Pirates beware: ISPs may soon be legally obligated to reveal your identity, thanks to the Trans-Pacific Partnership.
Wikileaks this week published a leaked copy of the intellectual property chapter of the sprawling agreement, which includes a mandate: Every nation must set up a way for copyright owners to find out the identity of copyright violators.
“Each Party shall provide procedures…enabling a copyright owner who has made a legally sufficient claim of copyright infringement to obtain expeditiously from an Internet Service Provider information in the provider’s possession identifying the alleged infringer,” the leaked document states.
The document also states that every country should establish a system that forces copyright violators to pay up, saying damages should be “adequate to compensate for the injury the right holder has suffered because of an infringement of that person’s intellectual property right.”
The treaty, nominally a free trade agreement, lowers trade barriers between 12 Pacific Rim nations: Australia, Brunei, Canada, Chile, Japan, Malaysia, Mexico, New Zealand, Peru, Singapore, the United States, and Vietnam. But it goes well beyond trade into areas such as intellectual property and agriculture – two fields that tend to prompt domestic controversy virtually everywhere. Negotiations have been ongoing since 2008.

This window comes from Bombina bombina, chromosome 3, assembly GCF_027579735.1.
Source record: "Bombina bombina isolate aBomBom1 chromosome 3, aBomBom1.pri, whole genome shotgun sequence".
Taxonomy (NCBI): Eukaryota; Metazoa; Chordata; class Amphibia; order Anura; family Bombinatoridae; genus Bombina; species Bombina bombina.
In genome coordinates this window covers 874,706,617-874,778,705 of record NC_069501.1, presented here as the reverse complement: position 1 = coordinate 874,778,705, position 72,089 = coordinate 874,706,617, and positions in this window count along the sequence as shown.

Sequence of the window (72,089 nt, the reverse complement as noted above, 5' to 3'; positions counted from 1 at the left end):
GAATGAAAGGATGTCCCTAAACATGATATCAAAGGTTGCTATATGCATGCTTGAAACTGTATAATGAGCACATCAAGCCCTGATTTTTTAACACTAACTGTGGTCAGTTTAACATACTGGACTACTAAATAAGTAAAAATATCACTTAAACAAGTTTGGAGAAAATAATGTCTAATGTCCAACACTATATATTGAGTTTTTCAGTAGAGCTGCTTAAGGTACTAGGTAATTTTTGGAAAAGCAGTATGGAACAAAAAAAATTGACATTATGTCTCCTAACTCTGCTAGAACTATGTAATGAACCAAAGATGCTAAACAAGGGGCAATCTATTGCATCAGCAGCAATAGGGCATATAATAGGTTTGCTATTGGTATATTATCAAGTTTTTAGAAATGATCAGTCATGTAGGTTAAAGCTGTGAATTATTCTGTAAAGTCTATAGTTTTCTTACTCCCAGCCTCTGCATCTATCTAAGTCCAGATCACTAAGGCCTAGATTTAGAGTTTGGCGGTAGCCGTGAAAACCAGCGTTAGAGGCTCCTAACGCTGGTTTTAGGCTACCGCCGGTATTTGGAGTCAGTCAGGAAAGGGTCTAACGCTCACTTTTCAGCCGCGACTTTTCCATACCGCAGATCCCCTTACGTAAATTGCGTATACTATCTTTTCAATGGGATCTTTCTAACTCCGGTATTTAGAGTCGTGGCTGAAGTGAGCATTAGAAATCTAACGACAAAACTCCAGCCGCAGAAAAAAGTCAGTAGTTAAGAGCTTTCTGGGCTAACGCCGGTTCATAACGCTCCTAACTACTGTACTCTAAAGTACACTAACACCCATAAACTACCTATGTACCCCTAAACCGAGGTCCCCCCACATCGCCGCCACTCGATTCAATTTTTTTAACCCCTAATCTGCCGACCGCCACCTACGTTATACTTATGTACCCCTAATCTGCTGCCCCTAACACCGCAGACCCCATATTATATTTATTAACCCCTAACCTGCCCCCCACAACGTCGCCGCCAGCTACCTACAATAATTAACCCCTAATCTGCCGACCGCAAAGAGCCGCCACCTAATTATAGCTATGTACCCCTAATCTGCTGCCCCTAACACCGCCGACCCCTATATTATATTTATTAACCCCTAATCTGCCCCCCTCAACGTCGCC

The text of the agreement is not publicly available – even U.S. senators don’t have access to digital copies. NPR reported in May that senators could only read paper copies of the document in a secure, soundproof room in a basement of the Capitol – accompanied only by aides with high enough security clearance.
As such, Wikileaks making parts of the the treaty public is a big deal. You can read the treaty’s entire chapter on intellectual property rights (PDF) over at Wikileaks, but be warned: it’s not exactly light reading. ZDNet has a summary, if you’re prefer.